The Israeli military congratulated Lebanon on its 77th Independence Day yesterday in a video released on Twitter.
The video, which was posted by Arab media spokesperson Avichay Adraee, showed Israeli security forces in military fatigues wishing Lebanese a happy Independence Day.
Speaking in a mixture of Arabic and Hebrew, several Israeli military personnel said to the camera: "We wish the Lebanese people a happy Independence Day."
Some added that they wished Lebanon "calm and security".
Others hoped their northern neighbour would "restore independence" rather than have "a country within a country", in apparent reference to the power of Hezbollah and Iran.
Speaking at the end of the video, Adraee added: "I hope we will see Lebanon return to be the Switzerland of the East and not part of the Iranian project."
في ذكرى #استقلال_لبنان الـ77 أتوجه إلى عموم اللبنانيين بتهنئة شخصية صادقة على أمل أن ينال وطنكم استقلاله الحقيقي. معايدة خاصة من جنود #جيش_الدفاع، متمنين لكم #الحرية، #السيادة والاستقرار.#استقلال_في_ظل_احتلالpic.twitter.com/EQt56oZGK8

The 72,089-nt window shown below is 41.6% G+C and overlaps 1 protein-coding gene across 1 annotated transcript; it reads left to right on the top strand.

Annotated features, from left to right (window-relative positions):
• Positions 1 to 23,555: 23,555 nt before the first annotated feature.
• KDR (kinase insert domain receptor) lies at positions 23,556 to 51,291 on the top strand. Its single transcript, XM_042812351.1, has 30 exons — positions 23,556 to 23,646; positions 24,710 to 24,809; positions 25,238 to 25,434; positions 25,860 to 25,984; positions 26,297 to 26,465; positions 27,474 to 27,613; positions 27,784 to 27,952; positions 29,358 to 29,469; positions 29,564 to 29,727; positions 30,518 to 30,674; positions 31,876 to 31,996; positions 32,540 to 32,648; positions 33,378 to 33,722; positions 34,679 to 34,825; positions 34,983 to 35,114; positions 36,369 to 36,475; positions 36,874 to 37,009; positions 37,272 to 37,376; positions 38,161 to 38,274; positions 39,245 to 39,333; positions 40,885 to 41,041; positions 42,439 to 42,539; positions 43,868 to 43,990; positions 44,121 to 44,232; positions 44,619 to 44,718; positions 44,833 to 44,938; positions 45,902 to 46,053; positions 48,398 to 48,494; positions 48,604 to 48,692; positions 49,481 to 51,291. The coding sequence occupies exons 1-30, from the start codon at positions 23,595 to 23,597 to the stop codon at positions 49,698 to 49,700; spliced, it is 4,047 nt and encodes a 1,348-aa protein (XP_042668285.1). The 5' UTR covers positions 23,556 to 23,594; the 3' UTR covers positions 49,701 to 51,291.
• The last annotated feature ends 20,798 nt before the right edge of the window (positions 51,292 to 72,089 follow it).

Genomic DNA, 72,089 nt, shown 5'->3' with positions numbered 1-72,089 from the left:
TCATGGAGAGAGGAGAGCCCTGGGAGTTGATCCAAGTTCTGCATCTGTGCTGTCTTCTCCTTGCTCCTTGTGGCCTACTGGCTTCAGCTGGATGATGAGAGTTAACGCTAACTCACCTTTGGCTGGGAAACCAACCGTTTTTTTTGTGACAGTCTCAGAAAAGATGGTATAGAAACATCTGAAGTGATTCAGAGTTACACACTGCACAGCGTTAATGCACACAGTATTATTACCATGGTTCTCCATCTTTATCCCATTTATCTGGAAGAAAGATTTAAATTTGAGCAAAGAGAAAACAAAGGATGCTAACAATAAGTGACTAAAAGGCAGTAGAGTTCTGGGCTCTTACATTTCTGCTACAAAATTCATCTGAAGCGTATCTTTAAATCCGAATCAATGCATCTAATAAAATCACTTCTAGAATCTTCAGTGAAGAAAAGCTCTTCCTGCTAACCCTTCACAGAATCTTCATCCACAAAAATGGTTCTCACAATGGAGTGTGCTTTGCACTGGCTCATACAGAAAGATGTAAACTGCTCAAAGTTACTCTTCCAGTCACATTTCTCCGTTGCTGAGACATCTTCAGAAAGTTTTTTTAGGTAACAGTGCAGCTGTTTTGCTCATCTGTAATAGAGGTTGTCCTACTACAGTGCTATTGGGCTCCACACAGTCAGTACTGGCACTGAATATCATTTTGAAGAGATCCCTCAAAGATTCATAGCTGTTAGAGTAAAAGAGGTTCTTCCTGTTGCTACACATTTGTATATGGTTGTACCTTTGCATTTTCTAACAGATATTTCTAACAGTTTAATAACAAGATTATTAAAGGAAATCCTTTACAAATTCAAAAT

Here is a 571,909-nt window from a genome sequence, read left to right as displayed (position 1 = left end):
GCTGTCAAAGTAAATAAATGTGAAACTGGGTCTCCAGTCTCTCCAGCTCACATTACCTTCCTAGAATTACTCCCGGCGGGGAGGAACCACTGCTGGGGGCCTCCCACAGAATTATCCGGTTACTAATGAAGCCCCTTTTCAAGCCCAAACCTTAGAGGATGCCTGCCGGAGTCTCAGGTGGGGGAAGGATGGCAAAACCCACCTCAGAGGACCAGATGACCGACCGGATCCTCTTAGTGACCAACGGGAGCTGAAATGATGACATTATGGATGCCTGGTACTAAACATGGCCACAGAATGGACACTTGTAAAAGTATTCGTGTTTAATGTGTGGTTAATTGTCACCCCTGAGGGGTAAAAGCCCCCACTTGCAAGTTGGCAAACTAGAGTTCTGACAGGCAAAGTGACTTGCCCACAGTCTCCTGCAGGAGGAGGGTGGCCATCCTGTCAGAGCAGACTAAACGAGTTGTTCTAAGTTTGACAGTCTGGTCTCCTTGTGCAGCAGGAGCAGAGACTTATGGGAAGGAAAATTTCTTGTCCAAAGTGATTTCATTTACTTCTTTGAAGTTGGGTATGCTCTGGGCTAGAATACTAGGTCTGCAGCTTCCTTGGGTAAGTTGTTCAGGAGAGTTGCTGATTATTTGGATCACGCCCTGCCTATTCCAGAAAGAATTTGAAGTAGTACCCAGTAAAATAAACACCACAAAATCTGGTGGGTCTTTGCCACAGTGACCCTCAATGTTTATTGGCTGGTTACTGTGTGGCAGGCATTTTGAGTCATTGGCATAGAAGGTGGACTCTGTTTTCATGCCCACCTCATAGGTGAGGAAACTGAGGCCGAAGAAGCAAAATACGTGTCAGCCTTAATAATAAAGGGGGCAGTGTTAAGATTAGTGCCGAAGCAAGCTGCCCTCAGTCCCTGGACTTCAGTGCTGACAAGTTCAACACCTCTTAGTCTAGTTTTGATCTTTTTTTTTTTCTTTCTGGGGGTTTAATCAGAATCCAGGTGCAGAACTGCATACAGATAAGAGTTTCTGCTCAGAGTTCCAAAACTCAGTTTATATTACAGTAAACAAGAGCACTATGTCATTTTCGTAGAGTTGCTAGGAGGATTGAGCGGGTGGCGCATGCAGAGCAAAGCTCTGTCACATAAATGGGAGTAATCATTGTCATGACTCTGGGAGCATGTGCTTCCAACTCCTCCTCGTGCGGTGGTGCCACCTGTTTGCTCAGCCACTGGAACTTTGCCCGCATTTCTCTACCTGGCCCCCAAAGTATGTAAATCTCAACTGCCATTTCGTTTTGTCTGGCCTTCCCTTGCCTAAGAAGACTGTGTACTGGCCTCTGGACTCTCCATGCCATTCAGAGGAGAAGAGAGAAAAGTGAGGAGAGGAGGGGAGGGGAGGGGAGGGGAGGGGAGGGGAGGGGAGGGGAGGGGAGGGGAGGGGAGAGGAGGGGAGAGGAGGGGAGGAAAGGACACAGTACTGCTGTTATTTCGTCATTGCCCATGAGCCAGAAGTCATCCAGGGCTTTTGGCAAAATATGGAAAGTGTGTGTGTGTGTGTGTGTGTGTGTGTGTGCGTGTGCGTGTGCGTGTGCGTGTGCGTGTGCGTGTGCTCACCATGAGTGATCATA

— افيخاي ادرعي (@AvichayAdraee) November 22, 2020
The video is surprising considering Israel and Lebanon are technically at war, having never agreed a peace treaty after the end of the 1948 Arab-Israeli conflict.
However, in 2018, the Israeli military released a similar video on Lebanon's 75th Independence Day.
In the video, personnel adopted similar rhetoric wishing their northern neighbours a happy celebration "free of Iranian imperialism and Hezbollah's terrorism".
However, observers say this year's video was an opportunity for Israel to highlight that it differentiates between Lebanon's civilian population and the Iranian-backed Shia militia, Hezbollah.
The move comes after months when Lebanese officials have started to appear more open to the possibility of peace with Israel.
Meanwhile, Lebanon's President Michel Aoun failed to rule out the possibility of ties with Israel earlier this year.
Aoun's daughter, Claudine Aoun, and his son-in-law Gebran Bassil, have also expressed potential support for peace talks.
Lebanon entered into indirect talks with Israel, through the US and UN, in efforts to demarcate the disputed maritime border between the two countries.